G4S, which has its head office in Crawley, released first half results which were better than expected. Underlying pre-tax profit was up 6% and organic revenue growth up 4.1%.  Improvements in both emerging and developed markets were partly offset by a rise in corporate costs.  A 25% increase in cash flow from operations suggests that management are slowly getting to grips with the company.

Centamin Egypt announced its first dividend to investors despite weak production volumes from its Egyptian gold mine.  It maintained full year guidance which suggests the company is confident delivering more output in the second half of the year. There was no update on the on-going court battle in Egypt over its licence to mine, but profit sharing with the Egyptian government is likely to begin in 2016.

Tuesday, 19 August 2014

Markets Stay Firm on the ‘Hole’

It was a very good week for US data, with the manufacturing PMI and better than expected job numbers, sending the S&P500 to another record close - something it hasn't done since July.  That said all eyes were on Janet Yellen’s announcements following the Jackson Hole symposium where the great and good of the central banking world meet on an annual basis.

HellermannTyton, registered in Crawley, released strong half year results, slightly ahead of expectations. Revenues grew by 9.3% to €292.4m with pre-tax profit rising by 42.1% to €40.9m. Improvements were seen across all regions, but were slightly hampered by currency movements.

The saga between Carillion and Balfour Beatty continued this week with Balfour rejecting the fourth approach.  This led to Carillion announcing they will walk away from the deal.

Quindell, with operations in East Grinstead, found itself under further attack this week responding via the website to more allegations of wrong doing.  Following this they issued seemingly robust half year results that saw revenue more than double to £357.3m, with pre-tax profit standing at £123m. Despite this the shares fell on the day and finished the week 6.3% down.  Clearly investors still have doubts.

The housing market appears to be continuing at full steam with Bovis Homes reporting 3530 homes sold in the first 32 weeks, 41% higher than the same period in 2013. They also sprung a surprise detailing its plans to pay an enhanced dividend of 35p in 2014 and at least 35p in 2015.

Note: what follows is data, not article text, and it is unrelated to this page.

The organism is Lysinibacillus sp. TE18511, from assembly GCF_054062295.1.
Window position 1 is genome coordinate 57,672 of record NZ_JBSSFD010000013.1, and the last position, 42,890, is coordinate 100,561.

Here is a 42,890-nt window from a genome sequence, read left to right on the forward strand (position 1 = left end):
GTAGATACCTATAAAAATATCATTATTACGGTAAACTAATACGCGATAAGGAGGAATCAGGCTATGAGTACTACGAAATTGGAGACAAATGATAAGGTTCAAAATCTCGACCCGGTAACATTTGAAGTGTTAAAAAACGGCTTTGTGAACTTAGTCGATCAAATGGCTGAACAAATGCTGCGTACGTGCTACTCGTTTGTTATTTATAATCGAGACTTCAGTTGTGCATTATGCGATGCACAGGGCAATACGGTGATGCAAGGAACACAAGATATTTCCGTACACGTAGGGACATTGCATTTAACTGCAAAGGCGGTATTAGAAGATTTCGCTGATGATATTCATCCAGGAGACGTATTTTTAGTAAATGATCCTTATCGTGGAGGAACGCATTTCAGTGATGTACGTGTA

D3O, Portslade based makers of advanced orange goo made national press this week with a glowing review of its new wonder-material.  With familiar qualities, D3O is soft when handled slowly but stiffens on impact, making it appropriate for a range of domestic and industrial usage.  A company clearly on the up! 

Tuesday, 12 August 2014

Little good cheer in another week of geopolitical worries

Despite the current market malaise and worrying geopolitical news, shares in Intertek, the multinational inspection and product testing company with operations in Haywards Heath, were buoyed by upbeat analyst comments in the wake of decent half year results. Intertek has been struggling of late as the company attempts to exit from low margin contracts, whilst facing a slowdown in new orders from the oil and gas industry. Export bans and bad weather have also taken their toll. Having fallen by 18% from the last trading update in May investors reacted positively to news of a potentially better second half.

It wasn’t such a pretty picture for the likes of InterContinental Hotels. The shares were marked lower on their half-year figures that were not expected to result in significant market upgrades. A bias to mid-market brands like Holiday Inn has helped the company outperform the industry in tough times. The hotel group has also seen good growth exposure to China and the Asia Pacific region, with an attractive pipeline of new rooms.

Staying with the fallers, Royal Mail shares reached their lowest level since its initial public offering. Some analysts now believe Royal Mail will miss its 2015 margin guidance, coming under increasing, albeit well-flagged, competitive pressures by rival TNT Post UK.

The newly merged consumer electronic group, Dixons Carphone, created from the £3.8bn. tie-up of the high-street phone retailer and PC World owner succumbed to wider market weakness and closed lower on its stock market debut as a newly merged company. 

In a week of trade war talk, military escalation in Russia / Ukraine and new tensions in Iraq it is not surprising that holding gold is gaining appeal once again. The flight to safety was also evident in the bond markets, with the yield on 10-year US Treasuries testing its lowest level since May.